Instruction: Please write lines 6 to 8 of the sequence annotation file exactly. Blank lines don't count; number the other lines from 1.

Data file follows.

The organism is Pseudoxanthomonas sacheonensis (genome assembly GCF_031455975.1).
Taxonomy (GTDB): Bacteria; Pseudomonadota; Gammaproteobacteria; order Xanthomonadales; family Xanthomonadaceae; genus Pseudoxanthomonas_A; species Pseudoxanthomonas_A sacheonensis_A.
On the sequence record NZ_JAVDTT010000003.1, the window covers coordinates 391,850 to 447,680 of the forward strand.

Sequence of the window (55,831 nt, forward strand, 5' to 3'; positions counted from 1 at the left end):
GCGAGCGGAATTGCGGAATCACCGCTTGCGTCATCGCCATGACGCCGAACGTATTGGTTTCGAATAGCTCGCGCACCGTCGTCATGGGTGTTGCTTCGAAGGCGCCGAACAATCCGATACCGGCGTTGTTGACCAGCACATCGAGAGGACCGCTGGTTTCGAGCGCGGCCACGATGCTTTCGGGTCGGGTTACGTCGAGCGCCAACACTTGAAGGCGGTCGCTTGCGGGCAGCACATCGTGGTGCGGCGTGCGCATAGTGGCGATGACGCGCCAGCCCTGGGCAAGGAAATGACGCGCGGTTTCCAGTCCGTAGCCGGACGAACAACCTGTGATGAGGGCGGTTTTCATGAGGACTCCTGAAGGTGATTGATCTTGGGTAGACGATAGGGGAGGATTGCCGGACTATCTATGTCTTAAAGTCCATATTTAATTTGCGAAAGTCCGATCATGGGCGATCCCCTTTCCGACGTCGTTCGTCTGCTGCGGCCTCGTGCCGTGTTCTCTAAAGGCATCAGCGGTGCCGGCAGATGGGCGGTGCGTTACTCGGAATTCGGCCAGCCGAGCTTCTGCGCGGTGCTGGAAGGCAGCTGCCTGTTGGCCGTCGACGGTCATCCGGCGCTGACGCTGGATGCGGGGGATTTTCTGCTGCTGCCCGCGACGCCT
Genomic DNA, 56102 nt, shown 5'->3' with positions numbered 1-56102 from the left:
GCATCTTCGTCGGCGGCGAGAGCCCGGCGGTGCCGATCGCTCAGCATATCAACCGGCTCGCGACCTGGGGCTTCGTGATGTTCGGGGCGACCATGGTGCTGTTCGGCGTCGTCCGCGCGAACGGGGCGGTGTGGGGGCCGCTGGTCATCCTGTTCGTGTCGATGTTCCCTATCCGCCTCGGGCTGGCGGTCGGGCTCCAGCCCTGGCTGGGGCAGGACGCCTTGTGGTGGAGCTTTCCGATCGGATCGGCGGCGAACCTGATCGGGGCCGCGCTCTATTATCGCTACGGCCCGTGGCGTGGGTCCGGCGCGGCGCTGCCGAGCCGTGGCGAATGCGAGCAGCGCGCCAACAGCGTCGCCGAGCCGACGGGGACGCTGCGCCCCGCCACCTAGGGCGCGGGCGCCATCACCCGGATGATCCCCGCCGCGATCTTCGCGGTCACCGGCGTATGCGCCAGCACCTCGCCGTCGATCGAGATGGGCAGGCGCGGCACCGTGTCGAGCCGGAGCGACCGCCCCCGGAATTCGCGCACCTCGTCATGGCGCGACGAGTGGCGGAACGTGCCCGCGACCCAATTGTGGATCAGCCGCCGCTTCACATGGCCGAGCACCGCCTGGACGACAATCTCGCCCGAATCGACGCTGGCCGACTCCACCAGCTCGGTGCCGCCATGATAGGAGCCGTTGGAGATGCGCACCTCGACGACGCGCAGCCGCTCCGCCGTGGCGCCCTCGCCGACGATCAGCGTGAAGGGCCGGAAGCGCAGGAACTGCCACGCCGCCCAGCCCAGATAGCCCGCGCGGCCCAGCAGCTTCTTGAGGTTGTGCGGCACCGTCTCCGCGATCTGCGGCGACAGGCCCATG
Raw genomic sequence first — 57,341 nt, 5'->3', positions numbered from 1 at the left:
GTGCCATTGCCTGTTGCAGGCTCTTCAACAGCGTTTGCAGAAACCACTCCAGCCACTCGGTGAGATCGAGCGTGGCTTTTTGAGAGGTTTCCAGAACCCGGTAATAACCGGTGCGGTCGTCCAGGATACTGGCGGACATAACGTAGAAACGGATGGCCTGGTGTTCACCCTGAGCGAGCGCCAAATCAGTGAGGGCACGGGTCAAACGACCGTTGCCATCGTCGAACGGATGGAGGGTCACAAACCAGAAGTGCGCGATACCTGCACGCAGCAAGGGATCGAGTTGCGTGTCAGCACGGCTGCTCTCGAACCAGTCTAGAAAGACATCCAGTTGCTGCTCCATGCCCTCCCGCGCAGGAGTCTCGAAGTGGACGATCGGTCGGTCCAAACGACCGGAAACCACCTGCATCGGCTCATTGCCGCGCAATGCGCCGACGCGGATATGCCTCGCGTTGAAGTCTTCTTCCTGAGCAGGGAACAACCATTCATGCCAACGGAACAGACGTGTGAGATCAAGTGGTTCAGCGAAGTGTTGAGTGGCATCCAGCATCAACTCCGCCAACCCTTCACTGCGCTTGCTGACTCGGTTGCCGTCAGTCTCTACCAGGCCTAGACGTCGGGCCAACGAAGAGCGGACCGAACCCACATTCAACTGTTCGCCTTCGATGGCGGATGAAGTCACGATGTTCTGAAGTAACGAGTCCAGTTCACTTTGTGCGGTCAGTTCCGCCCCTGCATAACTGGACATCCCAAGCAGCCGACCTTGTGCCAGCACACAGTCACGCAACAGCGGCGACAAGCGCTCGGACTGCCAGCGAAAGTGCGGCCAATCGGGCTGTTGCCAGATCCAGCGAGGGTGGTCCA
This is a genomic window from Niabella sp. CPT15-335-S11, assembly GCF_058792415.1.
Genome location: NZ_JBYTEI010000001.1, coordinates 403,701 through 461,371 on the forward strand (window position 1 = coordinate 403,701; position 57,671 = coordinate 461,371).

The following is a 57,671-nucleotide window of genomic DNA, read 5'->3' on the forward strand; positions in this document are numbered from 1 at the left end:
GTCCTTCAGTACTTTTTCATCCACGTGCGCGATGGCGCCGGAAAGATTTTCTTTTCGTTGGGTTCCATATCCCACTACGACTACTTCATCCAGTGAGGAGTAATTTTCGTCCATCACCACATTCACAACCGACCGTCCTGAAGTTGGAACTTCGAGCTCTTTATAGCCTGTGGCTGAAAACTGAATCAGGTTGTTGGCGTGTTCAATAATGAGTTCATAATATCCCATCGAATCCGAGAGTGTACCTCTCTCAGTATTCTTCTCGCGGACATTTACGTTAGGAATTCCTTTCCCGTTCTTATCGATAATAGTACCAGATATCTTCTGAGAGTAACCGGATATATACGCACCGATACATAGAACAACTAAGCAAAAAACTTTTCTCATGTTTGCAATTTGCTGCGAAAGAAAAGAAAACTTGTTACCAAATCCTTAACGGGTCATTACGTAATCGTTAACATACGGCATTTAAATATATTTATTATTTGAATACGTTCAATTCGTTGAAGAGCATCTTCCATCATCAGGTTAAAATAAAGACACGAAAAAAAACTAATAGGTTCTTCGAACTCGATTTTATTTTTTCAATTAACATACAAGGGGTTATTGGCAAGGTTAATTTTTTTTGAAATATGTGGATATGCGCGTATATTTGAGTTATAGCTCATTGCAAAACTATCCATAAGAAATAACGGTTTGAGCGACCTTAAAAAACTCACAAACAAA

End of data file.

Genomic DNA, 56102 nt, shown 5'->3' with positions numbered 1-56102 from the left:
GCATCTTCGTCGGCGGCGAGAGCCCGGCGGTGCCGATCGCTCAGCATATCAACCGGCTCGCGACCTGGGGCTTCGTGATGTTCGGGGCGACCATGGTGCTGTTCGGCGTCGTCCGCGCGAACGGGGCGGTGTGGGGGCCGCTGGTCATCCTGTTCGTGTCGATGTTCCCTATCCGCCTCGGGCTGGCGGTCGGGCTCCAGCCCTGGCTGGGGCAGGACGCCTTGTGGTGGAGCTTTCCGATCGGATCGGCGGCGAACCTGATCGGGGCCGCGCTCTATTATCGCTACGGCCCGTGGCGTGGGTCCGGCGCGGCGCTGCCGAGCCGTGGCGAATGCGAGCAGCGCGCCAACAGCGTCGCCGAGCCGACGGGGACGCTGCGCCCCGCCACCTAGGGCGCGGGCGCCATCACCCGGATGATCCCCGCCGCGATCTTCGCGGTCACCGGCGTATGCGCCAGCACCTCGCCGTCGATCGAGATGGGCAGGCGCGGCACCGTGTCGAGCCGGAGCGACCGCCCCCGGAATTCGCGCACCTCGTCATGGCGCGACGAGTGGCGGAACGTGCCCGCGACCCAATTGTGGATCAGCCGCCGCTTCACATGGCCGAGCACCGCCTGGACGACAATCTCGCCCGAATCGACGCTGGCCGACTCCACCAGCTCGGTGCCGCCATGATAGGAGCCGTTGGAGATGCGCACCTCGACGACGCGCAGCCGCTCCGCCGTGGCGCCCTCGCCGACGATCAGCGTGAAGGGCCGGAAGCGCAGGAACTGCCACGCCGCCCAGCCCAGATAGCCCGCGCGGCCCAGCAGCTTCTTGAGGTTGTGCGGCACCGTCTCCGCGATCTGCGGCGACAGGCCCATG
Raw genomic sequence first — 57,341 nt, 5'->3', positions numbered from 1 at the left: